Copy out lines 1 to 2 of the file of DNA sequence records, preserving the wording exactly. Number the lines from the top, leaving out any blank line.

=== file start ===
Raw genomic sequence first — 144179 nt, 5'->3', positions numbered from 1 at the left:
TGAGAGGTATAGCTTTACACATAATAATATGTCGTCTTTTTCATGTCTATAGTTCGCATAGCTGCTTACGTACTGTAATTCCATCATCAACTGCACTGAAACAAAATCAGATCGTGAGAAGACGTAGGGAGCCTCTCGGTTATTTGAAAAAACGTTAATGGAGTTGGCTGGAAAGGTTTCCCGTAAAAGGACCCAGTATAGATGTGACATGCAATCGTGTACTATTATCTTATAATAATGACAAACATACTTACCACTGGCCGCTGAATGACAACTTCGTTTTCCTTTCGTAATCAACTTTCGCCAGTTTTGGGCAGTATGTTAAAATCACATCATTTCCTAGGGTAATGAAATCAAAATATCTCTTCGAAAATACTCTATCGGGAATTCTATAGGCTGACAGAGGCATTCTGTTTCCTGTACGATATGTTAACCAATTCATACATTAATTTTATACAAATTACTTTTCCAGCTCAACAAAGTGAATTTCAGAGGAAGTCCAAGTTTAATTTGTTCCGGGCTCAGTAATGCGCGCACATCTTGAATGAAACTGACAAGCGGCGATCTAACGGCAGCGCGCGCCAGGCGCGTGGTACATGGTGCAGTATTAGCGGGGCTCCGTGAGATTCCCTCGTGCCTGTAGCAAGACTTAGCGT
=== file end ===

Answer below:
Raw genomic sequence first — 144179 nt, 5'->3', positions numbered from 1 at the left:
TGAGAGGTATAGCTTTACACATAATAATATGTCGTCTTTTTCATGTCTATAGTTCGCATAGCTGCTTACGTACTGTAATTCCATCATCAACTGCACTGAAACAAAATCAGATCGTGAGAAGACGTAGGGAGCCTCTCGGTTATTTGAAAAAACGTTAATGGAGTTGGCTGGAAAGGTTTCCCGTAAAAGGACCCAGTATAGATGTGACATGCAATCGTGTACTATTATCTTATAATAATGACAAACATACTTACCACTGGCCGCTGAATGACAACTTCGTTTTCCTTTCGTAATCAACTTTCGCCAGTTTTGGGCAGTATGTTAAAATCACATCATTTCCTAGGGTAATGAAATCAAAATATCTCTTCGAAAATACTCTATCGGGAATTCTATAGGCTGACAGAGGCATTCTGTTTCCTGTACGATATGTTAACCAATTCATACATTAATTTTATACAAATTACTTTTCCAGCTCAACAAAGTGAATTTCAGAGGAAGTCCAAGTTTAATTTGTTCCGGGCTCAGTAATGCGCGCACATCTTGAATGAAACTGACAAGCGGCGATCTAACGGCAGCGCGCGCCAGGCGCGTGGTACATGGTGCAGTATTAGCGGGGCTCCGTGAGATTCCCTCGTGCCTGTAGCAAGACTTAGCGT